To define the ALIX binding motif on SIVmac Gag, 500 ng of plasmids expressing wild-type or mutant SIVmac Gag proteins were cotransfected with 500 ng of pCR3.1/HA-ALIX into 293T cells. Cell lysates and VLPs were harvested and analyzed by Western blotting after 40 hrs.
To generate infectious viruses bearing a GFP reporter, 293T cells were transfected with 200 ng of an HIV-1 GagPol expression plasmid and 200 ng of reporter vector pHRSIN-CSGW  (for HIV-1), 200 ng of an SIVmac GagPol expression plasmid and 200 ng of reporter vector pSIV-T1 (for SIVmac), 200 ng of an MLV GagPol expression plasmid and 200 ng of reporter vector pCNCG  (for MLV), or 400 ng of pSARM-X-eGFP (for M-PMV), along with 100 ng of plasmid expressing the VSV-G envelope. To measure the effect of AP180C on infectiousness of viruses, 500 ng of empty vector or AP180C expression plasmid was added to the transfection mixture. To generate the VSV-G pseudotyped noninfectious VLPs used in the TRIM5 saturation assays in Figure 8I and Figure S11B, 10 µg of WT or DLL- mutant N-tropic MLV and 2 µg of VSV-G expression plasmid were used to transfect a 10 cm dish of 293T cells.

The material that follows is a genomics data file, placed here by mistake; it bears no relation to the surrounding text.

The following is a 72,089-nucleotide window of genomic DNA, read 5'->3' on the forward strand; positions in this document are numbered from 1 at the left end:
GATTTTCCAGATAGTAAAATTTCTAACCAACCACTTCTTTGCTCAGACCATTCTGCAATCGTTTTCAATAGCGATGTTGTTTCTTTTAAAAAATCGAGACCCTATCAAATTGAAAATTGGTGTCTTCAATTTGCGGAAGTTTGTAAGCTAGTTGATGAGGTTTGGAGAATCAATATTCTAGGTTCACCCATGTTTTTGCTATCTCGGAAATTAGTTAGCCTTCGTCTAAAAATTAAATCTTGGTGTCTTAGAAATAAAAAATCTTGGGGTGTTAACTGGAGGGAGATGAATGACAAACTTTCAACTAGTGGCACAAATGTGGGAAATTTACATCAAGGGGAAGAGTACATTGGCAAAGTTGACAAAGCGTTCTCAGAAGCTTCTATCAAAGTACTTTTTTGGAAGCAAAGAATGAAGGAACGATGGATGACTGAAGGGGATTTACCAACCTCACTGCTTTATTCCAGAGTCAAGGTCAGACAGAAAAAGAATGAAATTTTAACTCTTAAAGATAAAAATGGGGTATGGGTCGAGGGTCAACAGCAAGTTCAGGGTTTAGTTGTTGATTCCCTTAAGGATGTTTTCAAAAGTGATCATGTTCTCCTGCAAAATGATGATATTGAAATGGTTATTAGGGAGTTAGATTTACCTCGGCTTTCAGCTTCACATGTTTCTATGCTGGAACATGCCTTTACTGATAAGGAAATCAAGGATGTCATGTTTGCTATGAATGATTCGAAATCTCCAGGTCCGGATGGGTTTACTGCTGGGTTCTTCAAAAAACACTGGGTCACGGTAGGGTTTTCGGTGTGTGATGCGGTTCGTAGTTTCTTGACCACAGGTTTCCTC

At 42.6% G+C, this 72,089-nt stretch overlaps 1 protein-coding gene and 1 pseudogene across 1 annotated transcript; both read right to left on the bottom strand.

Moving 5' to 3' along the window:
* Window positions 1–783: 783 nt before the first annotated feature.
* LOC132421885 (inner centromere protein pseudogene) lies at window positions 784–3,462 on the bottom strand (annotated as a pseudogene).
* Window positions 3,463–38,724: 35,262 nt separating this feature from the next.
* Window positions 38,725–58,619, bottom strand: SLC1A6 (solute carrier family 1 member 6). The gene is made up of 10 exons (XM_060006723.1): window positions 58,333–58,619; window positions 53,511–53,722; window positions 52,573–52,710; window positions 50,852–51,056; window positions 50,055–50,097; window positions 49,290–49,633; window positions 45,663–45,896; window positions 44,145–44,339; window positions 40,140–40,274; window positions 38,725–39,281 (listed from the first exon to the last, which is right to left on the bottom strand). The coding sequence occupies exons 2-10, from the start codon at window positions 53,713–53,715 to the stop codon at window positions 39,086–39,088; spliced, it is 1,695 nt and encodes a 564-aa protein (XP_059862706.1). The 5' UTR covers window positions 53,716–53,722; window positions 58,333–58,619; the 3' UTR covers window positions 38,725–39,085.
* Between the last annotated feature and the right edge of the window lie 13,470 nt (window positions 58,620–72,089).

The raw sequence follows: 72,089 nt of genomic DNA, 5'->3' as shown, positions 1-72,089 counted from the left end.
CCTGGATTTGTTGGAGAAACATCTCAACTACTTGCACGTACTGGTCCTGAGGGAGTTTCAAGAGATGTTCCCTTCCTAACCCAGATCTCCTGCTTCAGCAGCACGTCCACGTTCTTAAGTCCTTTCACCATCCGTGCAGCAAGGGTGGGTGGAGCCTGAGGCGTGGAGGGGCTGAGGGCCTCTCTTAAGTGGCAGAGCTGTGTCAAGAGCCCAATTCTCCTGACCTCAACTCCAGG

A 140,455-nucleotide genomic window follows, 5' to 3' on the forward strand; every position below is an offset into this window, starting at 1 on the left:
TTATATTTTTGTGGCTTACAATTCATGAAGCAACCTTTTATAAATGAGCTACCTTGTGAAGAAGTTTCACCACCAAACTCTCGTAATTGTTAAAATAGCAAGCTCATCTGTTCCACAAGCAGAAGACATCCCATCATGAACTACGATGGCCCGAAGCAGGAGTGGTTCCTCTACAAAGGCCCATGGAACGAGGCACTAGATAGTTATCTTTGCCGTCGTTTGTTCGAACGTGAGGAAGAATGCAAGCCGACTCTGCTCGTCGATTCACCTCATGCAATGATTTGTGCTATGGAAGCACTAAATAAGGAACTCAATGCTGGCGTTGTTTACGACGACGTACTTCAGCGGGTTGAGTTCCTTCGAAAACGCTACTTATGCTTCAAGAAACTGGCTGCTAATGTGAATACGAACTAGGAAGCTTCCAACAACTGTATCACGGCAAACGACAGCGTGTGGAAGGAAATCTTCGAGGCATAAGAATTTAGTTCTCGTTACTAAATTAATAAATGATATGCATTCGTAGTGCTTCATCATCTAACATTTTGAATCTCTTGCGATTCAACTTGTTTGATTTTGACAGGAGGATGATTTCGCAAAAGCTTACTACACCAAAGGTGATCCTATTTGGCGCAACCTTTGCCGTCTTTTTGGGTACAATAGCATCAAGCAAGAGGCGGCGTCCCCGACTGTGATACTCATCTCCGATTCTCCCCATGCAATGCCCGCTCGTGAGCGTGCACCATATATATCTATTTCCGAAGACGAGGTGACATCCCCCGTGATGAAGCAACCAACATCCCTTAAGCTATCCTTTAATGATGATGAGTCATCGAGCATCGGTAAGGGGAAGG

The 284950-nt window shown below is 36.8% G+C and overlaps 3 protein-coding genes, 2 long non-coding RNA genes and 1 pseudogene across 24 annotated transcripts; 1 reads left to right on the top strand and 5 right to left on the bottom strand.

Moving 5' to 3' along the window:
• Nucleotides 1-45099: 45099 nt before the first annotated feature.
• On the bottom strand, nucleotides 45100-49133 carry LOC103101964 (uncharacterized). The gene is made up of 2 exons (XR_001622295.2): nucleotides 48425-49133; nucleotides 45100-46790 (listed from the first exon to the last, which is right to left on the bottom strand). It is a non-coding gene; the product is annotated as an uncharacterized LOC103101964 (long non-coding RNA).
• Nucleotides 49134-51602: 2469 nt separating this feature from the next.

To determine the effects of AP180C on HIV-1 or SIVmac viral protein expression level, 200 ng of HIV-1 proviral plasmid was cotransfected with 0 ng, 300 ng, 600 ng, 900 ng of AP180C expression plasmid (Figure 4F), or 200 ng of SIVmac GagPol expression plasmid was cotransfected with 0 ng, 250 ng, 500 ng or 1000 ng of AP180C expression plasmid (Figure 7C).
To assess the ability of the MLV protease to process WT or mutant Gag proteins (Figure S9), 50 ng of WT or DLL/DAA mutant MLV GagPol expression plasmid were contransfected with increasing amounts (0, 25 ng, 50 ng, 100 ng, 200 ng, 400 ng, 800 ng) of plasmid expressing WT or DLL/DAA mutant MLV Gag. Alternatively, in Figure S10, 6 µg of XMRV GagPol expression plasmid were cotransfected with 300 ng of WT or DLL/DAA MLV Gag expression plasmid. Cell lysates and VLPs were analyzed by Western blotting 48 hrs later.